From the tip of the pencil to the little lies told, everything in Gazing at a Distant Star is clean and white. Anonymous. Each of the characters is dealing with loss, of another and of their own identity. Arun (a gentle Harpal Hayer) blends into his cold-calling job, using the name Adam so as not to put people off by sounding too “ethnic”. Anna (an amicable Serin Ibrahim) reminisces about her sister’s potentially abusive partner. Karen (a broken Victoria Porter) sends a message to her missing son as she rides waves of guilt.
The play asks where responsibility lies, and who is to be blamed. What should they have done? Shouldn’t they have seen the signs? Couldn’t they have changed the end of these stories?
The exploration of these big questions lacks nuance. The meet-cutes are too easy, plot changes are dolloped heavily, and the twist that drives the second half of the play is easily guessed early on.
Rowland’s ideas are ambitious and her writing touches on delicate subjects worthy of discussion. The specific situation of Karen’s character—the mother of an attacker—is one unseen on most stages and increasingly relevant to our modern world, but the restricted form of the monologue Rowland provides her with limits her character to that of a victim. Combined with the other two stories, this script doesn’t carry enough weight to make an impact.
Tom Thum’s voice is a symphony orchestra. With a bass low enough to shake the seats and a falsetto high enough that glass breaking is not unimaginable, his beatboxing releases a kaleidoscopic sound. His limbs move as he beatboxes, as if the sounds are tied in with muscle memory.
Singer-songwriter Jamie MacDowell plays on the audience’s awe of Thum. “Some of the show will be me,” he says with dry wit. And MacDowell does shine too, his chilled guitar and clean vocals making the music less about showing off, and more about constructing a story.
Demonstrating their loop pedal and sampling the audience’s cheers, this talented Australian duo guide us around their mixing desk. Finding common ground in 90s R&B, their different styles – Thum is more East Coast rap while MacDowell’s rhythmic sound lends itself to campfire pop-acoustic – blend beautifully.
In this hour-long show the remarkable pair perform a mixture of original songs and classic mash-ups. Both take turns leading with personal pieces, their solos more delicate than their duets.Thum dedicates a remix of Bill Withers’ ‘Grandma’s Hands’ to his own grandma, while MacDowell performs a beautiful solo for a friend struggling with coming out, referencing the current politics of hostility back home.
The Australian duo aren’t precious over their set or their skills. “It’s totally fine if you wanna film it, just don’t do anything weird with it,” Thum laughs. The pair joke, ad lib piss-takes and stop to start over when they make mistakes. A little bit of falling, a lot of getting up.
Delicately woven together, the stories of Annie (Charlie Sellers) and Sophie (Maureen Lennon) unravel like a salty lullaby. With their melancholic monologues underscored by live folk music—played by Mortiboy who sits centre stage, watching the action unfold—Hull-based company Bellow Theatre have created a story to tell in hushed tones round a campfire.
Study, work, marriage, babies. Annie and Sophie are desperate for more than the ordinary. As they both catch a current they can’t turn back on, the play reveals the pressures and expectations on young women.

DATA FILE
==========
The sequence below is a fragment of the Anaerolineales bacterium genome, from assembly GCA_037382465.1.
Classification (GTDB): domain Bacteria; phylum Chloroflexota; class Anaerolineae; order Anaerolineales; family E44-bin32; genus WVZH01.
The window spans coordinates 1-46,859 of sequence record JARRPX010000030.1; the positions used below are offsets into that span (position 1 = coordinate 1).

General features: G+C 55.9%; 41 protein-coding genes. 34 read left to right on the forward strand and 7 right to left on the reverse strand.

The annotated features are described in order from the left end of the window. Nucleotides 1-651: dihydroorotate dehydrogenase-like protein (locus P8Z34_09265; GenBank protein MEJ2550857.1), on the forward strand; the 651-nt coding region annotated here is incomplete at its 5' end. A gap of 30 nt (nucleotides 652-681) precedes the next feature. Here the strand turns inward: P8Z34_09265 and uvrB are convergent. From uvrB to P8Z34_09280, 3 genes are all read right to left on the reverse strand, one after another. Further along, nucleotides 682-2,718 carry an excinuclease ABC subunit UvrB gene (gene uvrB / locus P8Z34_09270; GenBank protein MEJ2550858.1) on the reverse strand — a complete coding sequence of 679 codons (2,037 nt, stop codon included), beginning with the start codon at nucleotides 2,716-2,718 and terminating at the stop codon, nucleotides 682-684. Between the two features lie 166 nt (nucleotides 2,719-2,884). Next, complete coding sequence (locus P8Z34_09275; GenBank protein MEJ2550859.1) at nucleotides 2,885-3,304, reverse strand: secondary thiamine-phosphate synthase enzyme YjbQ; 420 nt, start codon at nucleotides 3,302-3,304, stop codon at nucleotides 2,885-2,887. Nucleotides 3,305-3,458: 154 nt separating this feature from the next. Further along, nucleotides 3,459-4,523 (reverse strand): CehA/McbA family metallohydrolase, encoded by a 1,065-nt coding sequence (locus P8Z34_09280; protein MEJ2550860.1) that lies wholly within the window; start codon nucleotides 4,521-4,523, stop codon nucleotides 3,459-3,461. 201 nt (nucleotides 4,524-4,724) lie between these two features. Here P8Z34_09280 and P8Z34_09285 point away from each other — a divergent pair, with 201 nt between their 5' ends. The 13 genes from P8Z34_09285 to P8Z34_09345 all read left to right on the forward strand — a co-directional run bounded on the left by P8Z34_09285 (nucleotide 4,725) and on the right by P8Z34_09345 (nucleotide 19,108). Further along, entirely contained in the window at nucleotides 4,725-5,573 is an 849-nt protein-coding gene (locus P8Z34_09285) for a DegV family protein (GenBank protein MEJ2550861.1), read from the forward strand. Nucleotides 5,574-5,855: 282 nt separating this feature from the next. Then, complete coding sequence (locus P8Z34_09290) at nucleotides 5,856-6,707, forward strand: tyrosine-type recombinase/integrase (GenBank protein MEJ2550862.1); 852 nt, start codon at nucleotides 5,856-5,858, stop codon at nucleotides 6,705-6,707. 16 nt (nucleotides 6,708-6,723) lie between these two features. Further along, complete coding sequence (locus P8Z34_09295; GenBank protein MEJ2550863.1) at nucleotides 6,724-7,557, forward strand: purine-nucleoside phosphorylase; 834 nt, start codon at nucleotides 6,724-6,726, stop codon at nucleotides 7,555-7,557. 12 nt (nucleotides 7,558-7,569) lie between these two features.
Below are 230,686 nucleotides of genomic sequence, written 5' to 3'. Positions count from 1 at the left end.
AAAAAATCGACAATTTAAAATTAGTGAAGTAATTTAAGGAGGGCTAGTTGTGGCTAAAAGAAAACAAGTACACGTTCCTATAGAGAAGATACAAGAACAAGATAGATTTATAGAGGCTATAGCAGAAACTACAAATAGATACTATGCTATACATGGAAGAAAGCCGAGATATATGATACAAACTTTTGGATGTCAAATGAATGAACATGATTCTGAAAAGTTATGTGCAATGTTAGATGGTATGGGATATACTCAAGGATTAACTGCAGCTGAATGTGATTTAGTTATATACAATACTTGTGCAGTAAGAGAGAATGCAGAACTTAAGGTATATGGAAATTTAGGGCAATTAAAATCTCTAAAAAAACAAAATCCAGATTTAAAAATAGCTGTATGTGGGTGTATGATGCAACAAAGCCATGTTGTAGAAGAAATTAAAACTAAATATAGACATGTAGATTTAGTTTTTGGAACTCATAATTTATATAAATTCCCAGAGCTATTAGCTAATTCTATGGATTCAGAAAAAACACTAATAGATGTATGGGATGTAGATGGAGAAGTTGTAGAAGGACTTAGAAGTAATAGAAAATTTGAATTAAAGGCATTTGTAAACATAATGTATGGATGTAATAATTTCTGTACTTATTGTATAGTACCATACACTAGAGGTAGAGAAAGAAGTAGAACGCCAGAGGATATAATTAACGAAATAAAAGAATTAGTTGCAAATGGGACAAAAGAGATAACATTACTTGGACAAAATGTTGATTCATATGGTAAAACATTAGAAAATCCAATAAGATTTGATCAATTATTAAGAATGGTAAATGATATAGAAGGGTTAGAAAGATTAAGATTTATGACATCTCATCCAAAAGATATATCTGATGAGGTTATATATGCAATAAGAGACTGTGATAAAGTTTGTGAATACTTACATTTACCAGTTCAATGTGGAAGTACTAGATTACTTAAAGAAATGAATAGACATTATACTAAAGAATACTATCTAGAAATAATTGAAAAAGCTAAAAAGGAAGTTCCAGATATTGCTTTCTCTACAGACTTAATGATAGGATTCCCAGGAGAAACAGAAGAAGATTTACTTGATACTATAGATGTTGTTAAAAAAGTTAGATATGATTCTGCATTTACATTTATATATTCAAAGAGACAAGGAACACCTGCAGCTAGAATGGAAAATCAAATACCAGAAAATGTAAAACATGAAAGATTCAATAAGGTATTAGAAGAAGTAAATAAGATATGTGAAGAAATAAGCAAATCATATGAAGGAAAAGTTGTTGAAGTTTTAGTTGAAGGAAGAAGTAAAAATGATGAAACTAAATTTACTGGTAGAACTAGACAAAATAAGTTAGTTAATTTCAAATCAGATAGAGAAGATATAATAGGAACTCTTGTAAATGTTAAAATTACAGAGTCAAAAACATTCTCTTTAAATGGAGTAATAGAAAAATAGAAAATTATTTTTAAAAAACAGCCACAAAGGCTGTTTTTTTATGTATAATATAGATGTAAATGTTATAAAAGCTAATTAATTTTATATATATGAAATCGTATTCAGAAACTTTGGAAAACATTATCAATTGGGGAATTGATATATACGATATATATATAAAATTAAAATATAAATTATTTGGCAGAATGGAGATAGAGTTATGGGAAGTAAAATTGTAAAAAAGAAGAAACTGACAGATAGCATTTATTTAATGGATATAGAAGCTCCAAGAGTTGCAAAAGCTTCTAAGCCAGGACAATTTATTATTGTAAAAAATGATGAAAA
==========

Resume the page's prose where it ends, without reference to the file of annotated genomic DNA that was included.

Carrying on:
Theirs are the stories of cruel men and crap jobs. Annie, thrown into a life she’s not ready for, tries to regain control through slight acts of rebellion and slow-burning self-destruction. Sophie, trapped by a possessive husband, resorts to other people’s stories. She tells bedtime tales in order to understand her own, recounting Arabian Nights with its myths of honour, horror and possession. When she dives into her own story, Sophie makes it clear the tales of girls trapped by kings don’t only belong in fairytales.
Everything in the production is approached with care. The direction is subtle, the drama creeping through in words rather than actions. At times it begs for a harder edge. Their voices are gentle as they build up the courage to speak out, with Mortiboy’s gentle strumming dappling below their words, never quite allowing the intensity to land. This dark, delicate production reminds us there is still a chance to change the end of every story. Watching it feels like being wrapped in a warm towel after jumping into the cold sea.
The only redeeming feature of this play is the strength of Lucy Roslyn’s legs. Keeping the pose of chimpanzee Goody for an hour, Roslyn bounces and clambers around the stage, doing all she can to make the audience laugh as they consider escaping their own cage of the theatre.
Jesse Rutherford struggles more with his role of Goody’s abusive owner Frances. With slack body language and a lack of variation in his voice, his impressions are tricky to tell apart, and neither humour nor dominance flows easily from him. Frances’s authority is never realised, creating a power dynamic that has no space to play in. He is an insecure owner who turns to violence every time he can’t control Goody, but the relationship between them is not strong enough to make us care.
Where the play really suffers is the logic of its language. At first Goody communicates through sign language. Sporadically, she speaks aloud, either to Frances or to announce subtext, clumsily thrown into the script like dung at an annoying zookeeper. Frances sometimes hears and sometimes doesn’t. It sometimes matters and sometimes doesn’t. The script falters and drags. The logical thread is dropped so many times I think it must have got tangled in Goody’s cage, and no one bothers to unpick it.
As Frances and Goody half-heartedly search for comfort in the damaged love of the other, this play is essentially a weakly-told story of a lonely man gaslighting a chimpanzee.